However, the peaceful settlement of a nuclear showdown between the Soviet Union and the United States over the Cuban missile crisis infuriated Mao in Beijing. Mao took Khrushchev by surprise after the Cuban crisis was over: the CCP suddenly began a hysterical outcry against Khrushchev’s cowardly “capitulationism” to the Americans and Moscow’s “sellout of the Cuban people.” Even at this time, Khrushchev still tried to suck up to Mao: as late as November 3, Khrushchev was still urging Indian Prime Minister Nehru to accept the Chinese terms to settle the Sino-Indian War.

But within days, after the Chinese dramatically intensified their attacks for his cowardice in Cuba, Khrushchev finally had enough of Mao and informed the Indians that he would restart the MiG-21 program with New Delhi.

Beijing took Khrushchev’s about-face seriously and began to withdraw its troops from the disputed area. On Indian’s part––despite being deeply humiliated by the Soviets for Moscow’s perfidious support of the Chinese position and for its suspension of the MiG-21 program when India desperately needed it––Nehru was delighted to see Khrushchev’s change of mind, and also wanted to play the U.S. card by requesting American air force assistance on November 19. While President Kennedy did not agree to Nehru’s request for the 12 American fighter aircraft squadrons, he did warmly welcome India’s friendly gesture and agreed to supply the Indians with meaningful air assistance immediately, ordering U.S. Navy assets to approach the Indian Ocean near India.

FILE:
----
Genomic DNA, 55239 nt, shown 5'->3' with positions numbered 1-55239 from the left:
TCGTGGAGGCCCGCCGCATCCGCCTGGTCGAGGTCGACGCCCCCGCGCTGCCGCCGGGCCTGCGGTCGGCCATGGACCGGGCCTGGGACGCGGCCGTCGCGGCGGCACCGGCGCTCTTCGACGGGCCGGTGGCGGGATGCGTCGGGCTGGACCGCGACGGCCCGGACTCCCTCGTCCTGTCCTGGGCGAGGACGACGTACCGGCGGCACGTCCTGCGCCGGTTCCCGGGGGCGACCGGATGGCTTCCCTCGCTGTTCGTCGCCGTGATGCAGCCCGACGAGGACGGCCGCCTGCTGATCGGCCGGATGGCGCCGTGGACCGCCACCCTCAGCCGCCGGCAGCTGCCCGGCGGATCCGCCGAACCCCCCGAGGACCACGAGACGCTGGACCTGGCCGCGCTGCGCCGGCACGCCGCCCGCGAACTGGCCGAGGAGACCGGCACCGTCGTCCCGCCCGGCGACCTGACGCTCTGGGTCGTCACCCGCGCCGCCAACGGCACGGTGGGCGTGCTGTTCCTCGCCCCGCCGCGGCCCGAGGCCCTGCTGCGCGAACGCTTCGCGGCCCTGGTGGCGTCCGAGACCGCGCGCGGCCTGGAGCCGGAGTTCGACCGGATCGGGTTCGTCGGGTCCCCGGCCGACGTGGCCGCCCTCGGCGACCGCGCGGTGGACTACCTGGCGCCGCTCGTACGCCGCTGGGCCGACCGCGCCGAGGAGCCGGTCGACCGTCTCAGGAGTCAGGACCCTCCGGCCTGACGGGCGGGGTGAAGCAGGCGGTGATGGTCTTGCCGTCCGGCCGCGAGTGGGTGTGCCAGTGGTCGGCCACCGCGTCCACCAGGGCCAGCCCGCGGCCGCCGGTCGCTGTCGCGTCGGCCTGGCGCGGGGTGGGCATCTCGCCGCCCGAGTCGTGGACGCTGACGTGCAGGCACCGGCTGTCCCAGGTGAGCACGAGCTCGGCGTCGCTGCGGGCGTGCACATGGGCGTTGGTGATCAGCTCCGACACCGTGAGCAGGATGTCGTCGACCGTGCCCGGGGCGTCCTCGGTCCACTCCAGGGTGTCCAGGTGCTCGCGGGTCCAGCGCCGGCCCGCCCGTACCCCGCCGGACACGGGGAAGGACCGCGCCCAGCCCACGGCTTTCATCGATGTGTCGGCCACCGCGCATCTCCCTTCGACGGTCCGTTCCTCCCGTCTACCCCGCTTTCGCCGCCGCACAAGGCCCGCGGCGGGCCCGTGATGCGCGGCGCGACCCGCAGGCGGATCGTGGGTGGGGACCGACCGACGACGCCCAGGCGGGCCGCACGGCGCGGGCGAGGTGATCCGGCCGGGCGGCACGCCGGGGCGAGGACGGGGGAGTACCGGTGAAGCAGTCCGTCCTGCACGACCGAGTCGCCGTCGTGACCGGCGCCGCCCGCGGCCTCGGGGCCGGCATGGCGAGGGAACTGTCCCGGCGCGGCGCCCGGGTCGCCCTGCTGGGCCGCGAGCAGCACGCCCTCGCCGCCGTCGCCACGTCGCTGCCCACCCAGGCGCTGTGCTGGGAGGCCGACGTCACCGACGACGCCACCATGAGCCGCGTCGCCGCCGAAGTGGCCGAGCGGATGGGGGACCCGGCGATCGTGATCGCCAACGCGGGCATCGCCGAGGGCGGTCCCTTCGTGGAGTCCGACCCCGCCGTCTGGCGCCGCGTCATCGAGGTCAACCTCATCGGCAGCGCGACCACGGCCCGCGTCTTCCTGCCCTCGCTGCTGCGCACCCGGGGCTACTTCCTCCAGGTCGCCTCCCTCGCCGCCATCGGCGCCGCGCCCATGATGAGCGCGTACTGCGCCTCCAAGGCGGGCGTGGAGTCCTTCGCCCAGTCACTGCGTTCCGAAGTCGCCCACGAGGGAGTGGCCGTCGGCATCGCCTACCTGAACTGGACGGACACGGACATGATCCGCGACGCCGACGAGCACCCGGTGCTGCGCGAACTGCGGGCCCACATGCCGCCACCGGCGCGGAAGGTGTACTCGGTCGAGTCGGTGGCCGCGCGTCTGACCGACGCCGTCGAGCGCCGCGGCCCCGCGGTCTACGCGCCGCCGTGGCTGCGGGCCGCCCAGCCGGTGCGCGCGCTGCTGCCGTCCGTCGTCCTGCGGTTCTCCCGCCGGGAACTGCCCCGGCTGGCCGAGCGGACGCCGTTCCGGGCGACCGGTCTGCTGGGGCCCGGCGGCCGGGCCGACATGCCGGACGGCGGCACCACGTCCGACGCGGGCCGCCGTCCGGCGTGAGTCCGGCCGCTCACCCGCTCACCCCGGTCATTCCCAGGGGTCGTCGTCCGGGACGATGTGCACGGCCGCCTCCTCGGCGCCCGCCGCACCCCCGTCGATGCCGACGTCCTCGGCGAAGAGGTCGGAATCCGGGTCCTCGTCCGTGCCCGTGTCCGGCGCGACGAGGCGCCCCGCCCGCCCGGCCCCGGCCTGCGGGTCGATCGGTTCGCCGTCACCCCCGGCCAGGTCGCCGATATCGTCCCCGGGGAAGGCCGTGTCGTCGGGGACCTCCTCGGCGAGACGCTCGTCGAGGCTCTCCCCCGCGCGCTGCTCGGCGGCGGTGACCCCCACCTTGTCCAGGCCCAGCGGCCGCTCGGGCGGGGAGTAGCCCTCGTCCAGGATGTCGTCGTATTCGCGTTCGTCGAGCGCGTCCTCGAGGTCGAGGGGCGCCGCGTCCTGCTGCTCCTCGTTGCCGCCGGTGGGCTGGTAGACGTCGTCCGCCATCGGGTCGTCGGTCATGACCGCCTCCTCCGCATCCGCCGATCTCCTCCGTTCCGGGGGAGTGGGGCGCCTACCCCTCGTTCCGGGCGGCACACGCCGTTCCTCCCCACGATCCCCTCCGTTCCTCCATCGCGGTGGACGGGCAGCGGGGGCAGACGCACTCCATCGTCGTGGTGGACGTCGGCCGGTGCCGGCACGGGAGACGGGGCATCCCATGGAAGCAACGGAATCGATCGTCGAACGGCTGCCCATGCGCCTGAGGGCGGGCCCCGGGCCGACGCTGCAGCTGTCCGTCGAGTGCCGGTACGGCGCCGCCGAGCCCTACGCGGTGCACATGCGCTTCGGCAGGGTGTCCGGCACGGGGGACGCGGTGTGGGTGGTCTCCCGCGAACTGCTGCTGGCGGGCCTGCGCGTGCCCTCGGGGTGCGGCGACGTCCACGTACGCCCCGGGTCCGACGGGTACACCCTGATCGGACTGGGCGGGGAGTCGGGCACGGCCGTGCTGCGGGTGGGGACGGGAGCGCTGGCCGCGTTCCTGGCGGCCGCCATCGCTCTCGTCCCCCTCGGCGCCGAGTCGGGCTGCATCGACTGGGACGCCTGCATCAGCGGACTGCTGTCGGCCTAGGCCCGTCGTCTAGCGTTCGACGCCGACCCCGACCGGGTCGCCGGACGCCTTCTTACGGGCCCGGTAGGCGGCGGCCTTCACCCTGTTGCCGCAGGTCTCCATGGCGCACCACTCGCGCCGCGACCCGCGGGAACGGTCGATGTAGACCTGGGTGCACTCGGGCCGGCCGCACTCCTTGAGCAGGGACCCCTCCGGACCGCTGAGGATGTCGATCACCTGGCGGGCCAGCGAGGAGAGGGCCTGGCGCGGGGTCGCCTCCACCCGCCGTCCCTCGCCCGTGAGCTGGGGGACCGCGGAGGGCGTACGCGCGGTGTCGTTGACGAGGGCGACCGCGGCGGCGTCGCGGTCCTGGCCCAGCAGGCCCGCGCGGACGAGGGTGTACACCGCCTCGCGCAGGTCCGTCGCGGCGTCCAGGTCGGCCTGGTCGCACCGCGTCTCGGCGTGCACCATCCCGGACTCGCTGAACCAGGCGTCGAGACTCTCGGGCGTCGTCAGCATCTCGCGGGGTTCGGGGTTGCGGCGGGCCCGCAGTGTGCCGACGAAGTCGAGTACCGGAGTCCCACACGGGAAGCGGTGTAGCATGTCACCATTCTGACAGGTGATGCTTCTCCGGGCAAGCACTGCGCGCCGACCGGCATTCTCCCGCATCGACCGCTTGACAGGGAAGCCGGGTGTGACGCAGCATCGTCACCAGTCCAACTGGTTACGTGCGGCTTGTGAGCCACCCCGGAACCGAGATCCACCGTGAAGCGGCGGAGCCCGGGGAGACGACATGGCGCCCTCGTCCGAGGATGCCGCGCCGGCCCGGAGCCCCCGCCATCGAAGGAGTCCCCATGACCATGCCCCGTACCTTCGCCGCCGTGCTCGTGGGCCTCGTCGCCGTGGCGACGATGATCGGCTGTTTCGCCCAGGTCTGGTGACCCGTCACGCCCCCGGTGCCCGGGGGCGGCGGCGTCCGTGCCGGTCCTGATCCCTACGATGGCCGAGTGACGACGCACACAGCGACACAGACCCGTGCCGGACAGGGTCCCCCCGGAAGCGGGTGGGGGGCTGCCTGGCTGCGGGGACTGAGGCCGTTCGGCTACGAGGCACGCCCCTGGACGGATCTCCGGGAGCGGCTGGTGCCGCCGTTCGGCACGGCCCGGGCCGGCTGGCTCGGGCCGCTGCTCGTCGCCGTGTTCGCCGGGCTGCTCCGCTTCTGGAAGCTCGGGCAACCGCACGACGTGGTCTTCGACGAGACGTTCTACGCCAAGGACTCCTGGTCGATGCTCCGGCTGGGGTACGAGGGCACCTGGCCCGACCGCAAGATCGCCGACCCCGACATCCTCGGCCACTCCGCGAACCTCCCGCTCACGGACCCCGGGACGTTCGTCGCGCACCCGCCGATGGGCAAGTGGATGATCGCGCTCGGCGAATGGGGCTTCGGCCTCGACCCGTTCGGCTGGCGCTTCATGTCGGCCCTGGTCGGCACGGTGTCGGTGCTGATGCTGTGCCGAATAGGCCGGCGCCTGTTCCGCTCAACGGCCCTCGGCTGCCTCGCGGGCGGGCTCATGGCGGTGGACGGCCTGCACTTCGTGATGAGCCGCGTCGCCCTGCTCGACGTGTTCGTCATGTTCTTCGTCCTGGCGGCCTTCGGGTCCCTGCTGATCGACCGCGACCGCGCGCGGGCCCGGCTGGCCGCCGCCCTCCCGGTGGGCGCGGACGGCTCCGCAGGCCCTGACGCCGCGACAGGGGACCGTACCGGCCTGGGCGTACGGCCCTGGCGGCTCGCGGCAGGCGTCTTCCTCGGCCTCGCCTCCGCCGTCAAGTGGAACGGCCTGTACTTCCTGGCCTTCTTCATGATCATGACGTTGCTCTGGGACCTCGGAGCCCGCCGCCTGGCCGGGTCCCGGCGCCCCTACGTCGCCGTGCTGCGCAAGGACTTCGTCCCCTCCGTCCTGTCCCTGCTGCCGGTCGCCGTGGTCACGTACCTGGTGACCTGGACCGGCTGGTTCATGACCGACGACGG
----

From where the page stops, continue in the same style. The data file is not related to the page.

The Chinese documents have shown that it was the prospect of both the United States and the Soviet Union, now freed from Cuban entanglement, getting behind India during a border war that prompted Mao to withdraw his troops and end the conflict.

On November 21, 1962, the day after the United States ceased all quarantine actions against the Soviets in the Caribbean, thus effectively ending the Cuban Missile Crisis, Mao Zedong suddenly ordered a complete, unilateral ceasefire and withdrawal from the more than two-thousand-mile border with India, ending China’s largest foreign war since the Korean conflict.

Khrushchev would go on the offensive and made an emotional speech to the Supreme Soviet on December 12, blasting the Chinese for aggression in the Sino-Indian dispute and for China’s opportunist stand during the Cuban Missile Crisis. Mao was furious over Khrushchev’s fiery words on this matter and launched an ideological propaganda campaign known as the Nine Commentaries against Khrushchev’s revisionism and the Soviet Union’s “phony communism.”

What has conditioned the CCP to take military actions has always been the CCP’s unflinching devotion to Marxist-Leninist ideological purity. The 1962 war with India was no exception.